Sarah Ryan spends a day exploring one of Britain’s most peculiar islands
Marooned by the tide, I gazed out across the rippling Bristol Channel to Cardiff. Those little wavelets ruffling the surface were deceptive: the tides around Steep Holm are capricious and powerful and are one of the reasons it has retained its wildness. With only a whisper of bad weather the speedboat service will be cancelled and another day wraps Steep Holm in wild seclusion. Twenty trips have been planned for this year, but not all of them will take place.
At about 500m by 1km across, the island is a protuberance of what was once an extremity of the Mendip Hills. Steep Holm and its neighbour Flat Holm are all that remain of this flooded plain. In early summer lesser blackbacked and herring gulls move in and the island is scattered with nests, tucked into the grasses and along the edges of paths like Easter baskets, each one containing a clutch of two or three mottled eggs, while cormorants roost on the limestone cliffs.
Our intrusion that day didn’t go unnoticed. We were warned to wear hats and find a stick to wave at the gulls, vicious and judicious wardens of their nests. It was sage advice and soon almost every visitor had grasped a stalk of the ubiquitous Alexander and was patrolling the island, stems aloft. At our feet, sun-fluffed chicks scurried in the undergrowth while others battled from the egg to lie damp and panting in a nest of dirt and leaves.
The wildness of the island is enforced by its infrequent access and the unreliability of the weather but it’s also protected by the Trust who own it. What you find on landing is something akin to a secret garden. Each trip allows roughly 12 hours ashore, which at first seems like a large amount of time for only around 50 acres of space, but with every loop of the island something new is discovered. As the tide draws back from the beach it reveals a goose-neck swerve of pebbles where grey seals can be seen reclining on the stones. Muntjac deer roam through the foliage which scents the air with a humid, green fragrance, perfumed in places by the musky wallflower or the oily camphor tang of crushed Alexander. The wild peony, which has only naturalised on this island, blooms in fuchsia clumps.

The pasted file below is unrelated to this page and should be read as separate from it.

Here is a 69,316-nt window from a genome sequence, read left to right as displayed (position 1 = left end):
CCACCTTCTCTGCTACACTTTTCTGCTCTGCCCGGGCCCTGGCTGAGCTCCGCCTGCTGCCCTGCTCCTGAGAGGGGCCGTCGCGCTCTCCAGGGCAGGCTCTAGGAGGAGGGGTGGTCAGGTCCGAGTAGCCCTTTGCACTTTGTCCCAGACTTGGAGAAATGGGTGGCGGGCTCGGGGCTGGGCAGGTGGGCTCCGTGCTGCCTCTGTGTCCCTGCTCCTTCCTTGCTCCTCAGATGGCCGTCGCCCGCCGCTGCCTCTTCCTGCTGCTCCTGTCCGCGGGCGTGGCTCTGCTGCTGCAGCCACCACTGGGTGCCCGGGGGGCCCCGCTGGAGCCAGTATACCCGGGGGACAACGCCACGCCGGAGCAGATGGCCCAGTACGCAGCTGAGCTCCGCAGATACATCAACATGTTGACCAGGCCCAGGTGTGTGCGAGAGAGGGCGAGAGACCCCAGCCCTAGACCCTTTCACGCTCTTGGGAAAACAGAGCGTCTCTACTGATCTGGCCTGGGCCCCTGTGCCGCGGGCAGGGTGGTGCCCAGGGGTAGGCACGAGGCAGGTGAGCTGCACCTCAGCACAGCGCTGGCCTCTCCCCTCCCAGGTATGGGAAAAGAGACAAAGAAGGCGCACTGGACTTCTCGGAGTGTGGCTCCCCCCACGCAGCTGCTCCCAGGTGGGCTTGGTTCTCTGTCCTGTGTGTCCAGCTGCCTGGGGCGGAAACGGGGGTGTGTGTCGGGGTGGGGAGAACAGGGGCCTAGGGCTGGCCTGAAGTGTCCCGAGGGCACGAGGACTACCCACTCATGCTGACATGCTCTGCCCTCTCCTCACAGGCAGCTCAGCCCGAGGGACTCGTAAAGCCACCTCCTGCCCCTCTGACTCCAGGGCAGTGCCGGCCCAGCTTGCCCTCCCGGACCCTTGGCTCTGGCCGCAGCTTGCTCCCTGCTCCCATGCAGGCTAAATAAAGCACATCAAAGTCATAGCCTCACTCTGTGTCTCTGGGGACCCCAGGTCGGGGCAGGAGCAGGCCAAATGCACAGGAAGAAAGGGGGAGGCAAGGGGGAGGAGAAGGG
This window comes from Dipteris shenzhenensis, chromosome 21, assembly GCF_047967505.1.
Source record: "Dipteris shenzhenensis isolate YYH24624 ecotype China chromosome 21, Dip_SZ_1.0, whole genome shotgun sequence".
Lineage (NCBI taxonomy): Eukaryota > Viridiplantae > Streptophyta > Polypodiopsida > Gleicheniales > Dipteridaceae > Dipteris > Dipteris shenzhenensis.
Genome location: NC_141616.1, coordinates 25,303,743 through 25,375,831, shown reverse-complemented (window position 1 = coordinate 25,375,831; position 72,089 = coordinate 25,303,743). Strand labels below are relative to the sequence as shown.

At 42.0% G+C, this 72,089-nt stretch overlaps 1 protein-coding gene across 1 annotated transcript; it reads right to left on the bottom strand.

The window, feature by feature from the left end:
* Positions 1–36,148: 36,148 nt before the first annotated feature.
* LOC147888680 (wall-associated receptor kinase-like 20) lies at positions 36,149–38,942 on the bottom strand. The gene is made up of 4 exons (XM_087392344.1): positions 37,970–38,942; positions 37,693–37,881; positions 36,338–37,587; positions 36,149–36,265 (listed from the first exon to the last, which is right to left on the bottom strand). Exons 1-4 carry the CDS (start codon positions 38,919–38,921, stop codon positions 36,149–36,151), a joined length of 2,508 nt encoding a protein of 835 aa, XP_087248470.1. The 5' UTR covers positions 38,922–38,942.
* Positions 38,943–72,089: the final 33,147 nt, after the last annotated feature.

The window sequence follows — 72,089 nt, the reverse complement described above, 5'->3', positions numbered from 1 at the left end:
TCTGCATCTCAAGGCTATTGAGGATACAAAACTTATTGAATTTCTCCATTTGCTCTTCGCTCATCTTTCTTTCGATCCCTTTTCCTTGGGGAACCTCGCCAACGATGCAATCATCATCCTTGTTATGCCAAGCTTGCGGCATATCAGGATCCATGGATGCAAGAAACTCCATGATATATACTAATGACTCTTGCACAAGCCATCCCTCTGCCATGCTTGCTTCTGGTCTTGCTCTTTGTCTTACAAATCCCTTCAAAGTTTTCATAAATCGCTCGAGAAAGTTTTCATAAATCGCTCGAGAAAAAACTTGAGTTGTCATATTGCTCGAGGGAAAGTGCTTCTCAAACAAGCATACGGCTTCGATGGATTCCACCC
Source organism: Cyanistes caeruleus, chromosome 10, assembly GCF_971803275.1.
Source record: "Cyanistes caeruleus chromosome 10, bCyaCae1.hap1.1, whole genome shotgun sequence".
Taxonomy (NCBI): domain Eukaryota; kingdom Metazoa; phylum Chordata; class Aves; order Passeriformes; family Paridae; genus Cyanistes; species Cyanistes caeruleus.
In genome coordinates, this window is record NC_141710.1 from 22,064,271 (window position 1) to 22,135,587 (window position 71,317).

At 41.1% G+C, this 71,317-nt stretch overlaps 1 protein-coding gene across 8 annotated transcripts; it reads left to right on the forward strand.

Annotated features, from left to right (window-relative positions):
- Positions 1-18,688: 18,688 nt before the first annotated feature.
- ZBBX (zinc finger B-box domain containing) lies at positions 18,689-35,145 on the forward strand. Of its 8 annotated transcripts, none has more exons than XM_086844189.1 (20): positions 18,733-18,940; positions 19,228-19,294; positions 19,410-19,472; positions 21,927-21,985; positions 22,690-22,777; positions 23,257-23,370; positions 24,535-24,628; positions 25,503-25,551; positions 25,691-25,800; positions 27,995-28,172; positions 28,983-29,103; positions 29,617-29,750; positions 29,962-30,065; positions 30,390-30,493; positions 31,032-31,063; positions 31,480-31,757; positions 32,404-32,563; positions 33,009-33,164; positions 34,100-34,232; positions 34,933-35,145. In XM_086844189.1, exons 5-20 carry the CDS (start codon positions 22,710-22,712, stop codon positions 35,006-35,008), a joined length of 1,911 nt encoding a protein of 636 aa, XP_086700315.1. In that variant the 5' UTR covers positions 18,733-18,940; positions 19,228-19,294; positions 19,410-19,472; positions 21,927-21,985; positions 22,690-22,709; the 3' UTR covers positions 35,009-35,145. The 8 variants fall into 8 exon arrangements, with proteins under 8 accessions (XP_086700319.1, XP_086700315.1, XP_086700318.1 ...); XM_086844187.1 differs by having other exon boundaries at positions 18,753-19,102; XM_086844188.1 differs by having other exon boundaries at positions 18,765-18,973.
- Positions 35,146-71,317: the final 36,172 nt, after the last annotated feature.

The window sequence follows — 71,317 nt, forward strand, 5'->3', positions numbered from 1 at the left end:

At strategic locations around the island are World War Two batteries, observation points and subterranean shell and cartridge stores. Borrow a torch from the visitor centre in the converted Victorian Barracks and descend crumbling steps to the cool and derelict stores where door arches are stencilled in white paint with their long since removed contents. The island contains a fascinating history of Victorian warreners, Augustinian monks and WWII resistance along with its rich haul of plants and creatures.
When the boat came to collect us in the early evening I was already planning a return visit in autumn to a quieter island enhanced by all the aspects of its season, visited briefly by migrating birds.
- Ascend the path N from the landing bay past the ruined inn. Just before the remains of Cliff Cottage the path turns S. After 100m it turns inland to a junction at an old battery.
- Follow the path W along the S coast of the island to the barracks. This trail then continues, following the perimeter of the island.
- An alternate path beside the Barracks Visitor Centre takes you N to the centre of the island. Bear E to reach the trig point at 79m. Continuing E will lead you to the priory and farmhouse ruins and back to the easternmost battery.
- At the SE edge of the island a steep scree-lined slope leads down to the south landing and Calf Rock is visible at low tide.